Passage to America The journey from Africa to America was called "The Middle Passage." It was the middle leg of the triangular slave trade which began and ended in Europe. No African expected the misery and horror it held. Slavers packed three or four hundred Africans into a lower deck— the ship's cargo. The cargo hold was tiny— a person couldn't even stand up in it. The air in the hold was hot and stale. The smell of sweaty bodies and human waste made the air even more unpleasant.
The stench of the hold while we were on the coast was so intolerably loathsome, that it was dangerous to remain there for any time, and some of us had been permitted to stay on the deck for the fresh air; but now that the whole ship's cargo were confined together, it became absolutely pestilential. The closeness of the place, and the heat of the climate, added to the number in the ship, which was so crowded that each had scarcely room to turn himself, almost suffocated us. This produced copious perspirations, so that the air soon became unfit for respiration, from a variety of loathsome smells, and brought on a sickness among the slaves, of which many died. The shrieks of the women, and the groans of the dying, rendered the whole a scene of horror almost inconceivable. Disease and death were common. Up to 25 percent of a slave ship's Africans died during the voyage. The captain and crew struggled to keep their valuable cargo alive. They forced the Africans to dance on deck for exercise. Sometimes they force-fed Africans who would rather die than suffer further.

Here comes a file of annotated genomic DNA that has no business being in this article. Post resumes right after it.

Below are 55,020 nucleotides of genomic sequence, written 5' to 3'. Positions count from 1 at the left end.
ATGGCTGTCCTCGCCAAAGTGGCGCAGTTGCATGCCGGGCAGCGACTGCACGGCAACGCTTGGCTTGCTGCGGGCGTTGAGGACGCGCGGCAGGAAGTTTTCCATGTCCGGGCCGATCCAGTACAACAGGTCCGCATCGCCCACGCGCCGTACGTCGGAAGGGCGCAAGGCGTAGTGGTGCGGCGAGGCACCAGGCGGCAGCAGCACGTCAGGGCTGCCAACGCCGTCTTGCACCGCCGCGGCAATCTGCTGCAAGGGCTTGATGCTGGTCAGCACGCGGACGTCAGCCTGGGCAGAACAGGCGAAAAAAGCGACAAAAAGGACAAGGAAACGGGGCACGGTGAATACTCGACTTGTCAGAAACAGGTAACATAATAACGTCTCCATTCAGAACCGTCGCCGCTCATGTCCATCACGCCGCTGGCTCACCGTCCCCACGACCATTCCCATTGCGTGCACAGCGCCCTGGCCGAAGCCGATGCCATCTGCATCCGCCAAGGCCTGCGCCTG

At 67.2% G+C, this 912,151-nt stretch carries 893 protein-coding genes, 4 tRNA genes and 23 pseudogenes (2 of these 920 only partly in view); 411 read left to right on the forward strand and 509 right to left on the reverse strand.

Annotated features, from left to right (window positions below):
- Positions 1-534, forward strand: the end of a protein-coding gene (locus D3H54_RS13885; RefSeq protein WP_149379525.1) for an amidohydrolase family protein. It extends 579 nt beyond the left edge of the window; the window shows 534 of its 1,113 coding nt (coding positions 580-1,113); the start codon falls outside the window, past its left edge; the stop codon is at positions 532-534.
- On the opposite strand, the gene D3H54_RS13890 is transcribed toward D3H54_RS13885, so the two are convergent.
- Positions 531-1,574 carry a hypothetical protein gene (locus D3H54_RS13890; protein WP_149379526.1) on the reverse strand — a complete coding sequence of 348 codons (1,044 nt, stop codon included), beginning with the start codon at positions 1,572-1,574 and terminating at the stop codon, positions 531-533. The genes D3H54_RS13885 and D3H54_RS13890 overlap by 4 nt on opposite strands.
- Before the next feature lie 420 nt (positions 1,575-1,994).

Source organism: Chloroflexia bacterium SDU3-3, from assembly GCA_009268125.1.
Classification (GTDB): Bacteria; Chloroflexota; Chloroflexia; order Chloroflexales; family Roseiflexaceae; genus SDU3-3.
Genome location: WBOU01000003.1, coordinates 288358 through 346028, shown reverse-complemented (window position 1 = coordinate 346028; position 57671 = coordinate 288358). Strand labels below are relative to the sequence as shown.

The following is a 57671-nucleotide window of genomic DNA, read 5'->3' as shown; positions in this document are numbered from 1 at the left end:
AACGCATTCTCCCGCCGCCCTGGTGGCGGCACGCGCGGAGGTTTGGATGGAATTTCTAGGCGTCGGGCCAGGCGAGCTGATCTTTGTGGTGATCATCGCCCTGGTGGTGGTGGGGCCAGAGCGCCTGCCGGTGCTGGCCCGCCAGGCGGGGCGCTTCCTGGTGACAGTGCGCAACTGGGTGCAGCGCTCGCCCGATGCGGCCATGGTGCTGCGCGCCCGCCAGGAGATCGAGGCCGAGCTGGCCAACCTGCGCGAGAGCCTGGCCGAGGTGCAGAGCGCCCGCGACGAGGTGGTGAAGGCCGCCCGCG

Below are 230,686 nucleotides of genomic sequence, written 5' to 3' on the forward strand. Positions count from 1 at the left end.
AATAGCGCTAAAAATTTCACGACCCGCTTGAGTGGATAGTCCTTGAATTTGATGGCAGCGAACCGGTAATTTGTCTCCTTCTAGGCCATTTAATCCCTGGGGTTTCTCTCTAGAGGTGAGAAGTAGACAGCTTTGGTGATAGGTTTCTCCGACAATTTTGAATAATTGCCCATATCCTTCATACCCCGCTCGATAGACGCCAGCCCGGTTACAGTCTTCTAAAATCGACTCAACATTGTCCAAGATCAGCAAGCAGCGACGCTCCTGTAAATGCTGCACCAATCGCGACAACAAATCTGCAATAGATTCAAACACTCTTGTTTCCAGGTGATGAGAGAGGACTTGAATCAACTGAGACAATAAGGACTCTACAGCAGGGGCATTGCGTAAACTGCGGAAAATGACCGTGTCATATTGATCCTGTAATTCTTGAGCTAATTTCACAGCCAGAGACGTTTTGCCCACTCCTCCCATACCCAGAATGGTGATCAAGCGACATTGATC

A slave in America
The slave ship carrying Olaudah Equiano and hundreds of other Africans finally reached port. Their destination was the English colony of Barbados. Soon they were put up for sale: On a signal given (as the beat of a drum), the buyers rush at once into the yard where the slaves are confined, and make choice of that parcel they like best. The noise and clamor with which this is attended, and the eagerness visible in the countenances of the buyers, serve not a little to increase the apprehension of terrified Africans, who may well be supposed to consider them as the ministers of that destruction to which they think themselves devoted. In this manner, without scruple, are relations and friends separated, most of them never to see each other again.